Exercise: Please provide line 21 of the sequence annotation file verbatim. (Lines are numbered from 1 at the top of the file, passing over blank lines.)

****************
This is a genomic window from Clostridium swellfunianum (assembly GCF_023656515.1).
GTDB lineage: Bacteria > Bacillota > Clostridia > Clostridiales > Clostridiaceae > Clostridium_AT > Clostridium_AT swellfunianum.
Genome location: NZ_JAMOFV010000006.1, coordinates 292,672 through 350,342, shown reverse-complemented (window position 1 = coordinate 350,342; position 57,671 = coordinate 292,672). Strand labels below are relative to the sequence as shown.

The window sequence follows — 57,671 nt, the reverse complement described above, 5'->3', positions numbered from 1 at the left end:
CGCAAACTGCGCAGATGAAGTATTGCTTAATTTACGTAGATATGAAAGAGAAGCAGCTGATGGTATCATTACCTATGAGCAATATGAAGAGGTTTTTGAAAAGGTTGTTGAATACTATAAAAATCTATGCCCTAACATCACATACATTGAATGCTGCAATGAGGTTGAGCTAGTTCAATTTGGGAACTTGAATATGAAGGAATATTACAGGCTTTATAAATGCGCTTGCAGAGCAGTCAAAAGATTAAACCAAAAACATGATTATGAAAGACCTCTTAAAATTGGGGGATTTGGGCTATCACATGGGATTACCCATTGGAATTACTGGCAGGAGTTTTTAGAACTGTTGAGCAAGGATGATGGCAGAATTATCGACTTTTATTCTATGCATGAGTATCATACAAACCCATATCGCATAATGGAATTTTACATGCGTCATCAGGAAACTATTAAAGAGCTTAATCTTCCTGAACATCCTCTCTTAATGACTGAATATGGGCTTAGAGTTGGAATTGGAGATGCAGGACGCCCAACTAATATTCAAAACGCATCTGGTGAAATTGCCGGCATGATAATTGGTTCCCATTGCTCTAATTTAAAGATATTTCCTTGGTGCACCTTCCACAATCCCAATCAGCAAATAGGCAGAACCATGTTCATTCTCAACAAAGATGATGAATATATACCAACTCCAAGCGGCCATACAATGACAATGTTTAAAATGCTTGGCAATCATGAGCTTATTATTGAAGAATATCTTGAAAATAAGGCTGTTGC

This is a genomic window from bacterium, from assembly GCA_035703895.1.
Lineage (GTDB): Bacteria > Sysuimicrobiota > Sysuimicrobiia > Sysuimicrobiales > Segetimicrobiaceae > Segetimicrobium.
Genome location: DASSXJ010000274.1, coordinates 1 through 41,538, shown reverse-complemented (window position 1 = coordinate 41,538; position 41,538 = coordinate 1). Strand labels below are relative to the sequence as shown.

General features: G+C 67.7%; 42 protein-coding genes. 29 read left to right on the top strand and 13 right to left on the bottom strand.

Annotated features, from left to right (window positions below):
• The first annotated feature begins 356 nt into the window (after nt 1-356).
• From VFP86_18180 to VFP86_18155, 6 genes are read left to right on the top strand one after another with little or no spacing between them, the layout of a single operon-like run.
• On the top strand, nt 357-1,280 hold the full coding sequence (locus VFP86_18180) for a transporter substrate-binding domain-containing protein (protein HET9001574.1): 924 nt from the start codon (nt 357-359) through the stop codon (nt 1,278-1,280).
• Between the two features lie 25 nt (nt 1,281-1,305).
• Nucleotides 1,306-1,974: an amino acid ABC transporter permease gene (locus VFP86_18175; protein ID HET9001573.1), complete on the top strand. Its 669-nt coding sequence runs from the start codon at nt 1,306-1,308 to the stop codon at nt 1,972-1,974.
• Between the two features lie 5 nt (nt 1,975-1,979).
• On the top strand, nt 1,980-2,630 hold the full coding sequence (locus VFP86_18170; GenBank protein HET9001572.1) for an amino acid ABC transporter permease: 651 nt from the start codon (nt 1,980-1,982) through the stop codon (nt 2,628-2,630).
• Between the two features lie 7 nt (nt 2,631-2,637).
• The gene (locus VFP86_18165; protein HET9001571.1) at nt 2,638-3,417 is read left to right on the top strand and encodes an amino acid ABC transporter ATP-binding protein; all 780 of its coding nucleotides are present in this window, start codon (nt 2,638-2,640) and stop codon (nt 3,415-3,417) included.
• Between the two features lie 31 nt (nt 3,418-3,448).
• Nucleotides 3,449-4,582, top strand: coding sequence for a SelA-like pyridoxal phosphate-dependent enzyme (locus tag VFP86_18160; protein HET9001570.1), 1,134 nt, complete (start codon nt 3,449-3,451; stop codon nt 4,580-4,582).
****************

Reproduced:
• Nucleotides 3,449-4,582, top strand: coding sequence for a SelA-like pyridoxal phosphate-dependent enzyme (locus tag VFP86_18160; protein HET9001570.1), 1,134 nt, complete (start codon nt 3,449-3,451; stop codon nt 4,580-4,582).